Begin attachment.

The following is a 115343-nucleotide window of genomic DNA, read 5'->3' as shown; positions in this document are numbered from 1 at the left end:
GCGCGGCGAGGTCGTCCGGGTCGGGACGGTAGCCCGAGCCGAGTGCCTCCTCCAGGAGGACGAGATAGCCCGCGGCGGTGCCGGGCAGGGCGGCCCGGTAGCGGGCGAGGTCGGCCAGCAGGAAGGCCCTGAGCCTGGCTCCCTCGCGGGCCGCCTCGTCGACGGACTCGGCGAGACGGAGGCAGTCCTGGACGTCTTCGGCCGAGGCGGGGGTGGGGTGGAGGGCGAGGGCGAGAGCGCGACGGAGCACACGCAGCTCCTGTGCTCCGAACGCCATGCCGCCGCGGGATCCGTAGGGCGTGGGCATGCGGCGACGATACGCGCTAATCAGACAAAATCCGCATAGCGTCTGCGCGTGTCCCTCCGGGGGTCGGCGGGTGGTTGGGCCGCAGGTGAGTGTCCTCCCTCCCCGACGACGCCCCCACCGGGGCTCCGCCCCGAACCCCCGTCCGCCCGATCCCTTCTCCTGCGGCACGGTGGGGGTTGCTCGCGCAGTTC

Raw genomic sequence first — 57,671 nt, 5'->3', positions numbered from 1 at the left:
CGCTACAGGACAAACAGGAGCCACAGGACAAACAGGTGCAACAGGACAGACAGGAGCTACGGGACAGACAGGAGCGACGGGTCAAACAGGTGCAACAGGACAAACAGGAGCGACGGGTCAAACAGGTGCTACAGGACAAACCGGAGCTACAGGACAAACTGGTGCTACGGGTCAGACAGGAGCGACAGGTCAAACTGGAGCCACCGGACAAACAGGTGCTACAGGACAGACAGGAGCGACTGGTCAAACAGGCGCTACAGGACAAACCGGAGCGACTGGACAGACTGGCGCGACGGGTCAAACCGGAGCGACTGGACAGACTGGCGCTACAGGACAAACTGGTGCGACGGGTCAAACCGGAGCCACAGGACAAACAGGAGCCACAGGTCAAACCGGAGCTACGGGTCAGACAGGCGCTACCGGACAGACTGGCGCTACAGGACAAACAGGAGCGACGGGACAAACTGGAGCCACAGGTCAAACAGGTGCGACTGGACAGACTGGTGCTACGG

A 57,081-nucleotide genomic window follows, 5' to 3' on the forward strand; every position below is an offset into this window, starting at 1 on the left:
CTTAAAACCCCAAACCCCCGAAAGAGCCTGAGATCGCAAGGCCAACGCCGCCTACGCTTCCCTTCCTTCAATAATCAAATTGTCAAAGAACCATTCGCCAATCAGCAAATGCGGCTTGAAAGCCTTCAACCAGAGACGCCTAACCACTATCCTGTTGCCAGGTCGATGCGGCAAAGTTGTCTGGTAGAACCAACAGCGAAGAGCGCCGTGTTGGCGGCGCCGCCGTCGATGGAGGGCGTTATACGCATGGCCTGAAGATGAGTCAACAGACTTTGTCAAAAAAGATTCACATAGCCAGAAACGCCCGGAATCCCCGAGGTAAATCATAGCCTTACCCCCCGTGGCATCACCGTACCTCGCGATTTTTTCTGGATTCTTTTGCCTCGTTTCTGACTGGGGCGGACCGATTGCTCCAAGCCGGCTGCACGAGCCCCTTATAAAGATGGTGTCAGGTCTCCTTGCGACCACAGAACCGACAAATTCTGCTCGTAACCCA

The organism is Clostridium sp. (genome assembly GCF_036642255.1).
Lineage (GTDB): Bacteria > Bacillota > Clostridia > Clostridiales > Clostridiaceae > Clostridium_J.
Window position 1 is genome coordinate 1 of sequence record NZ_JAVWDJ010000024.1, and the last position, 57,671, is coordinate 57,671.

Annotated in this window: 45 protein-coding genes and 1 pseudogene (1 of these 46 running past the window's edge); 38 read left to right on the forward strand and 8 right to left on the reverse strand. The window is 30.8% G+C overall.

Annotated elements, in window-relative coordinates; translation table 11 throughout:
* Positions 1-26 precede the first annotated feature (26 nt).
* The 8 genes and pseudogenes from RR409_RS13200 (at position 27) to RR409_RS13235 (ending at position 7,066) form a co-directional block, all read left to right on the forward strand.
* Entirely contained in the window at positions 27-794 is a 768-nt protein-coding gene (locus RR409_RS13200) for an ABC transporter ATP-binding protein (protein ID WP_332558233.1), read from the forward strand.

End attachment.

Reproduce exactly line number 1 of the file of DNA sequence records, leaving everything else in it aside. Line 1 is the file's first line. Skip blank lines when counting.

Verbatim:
The following is a 115343-nucleotide window of genomic DNA, read 5'->3' as shown; positions in this document are numbered from 1 at the left end: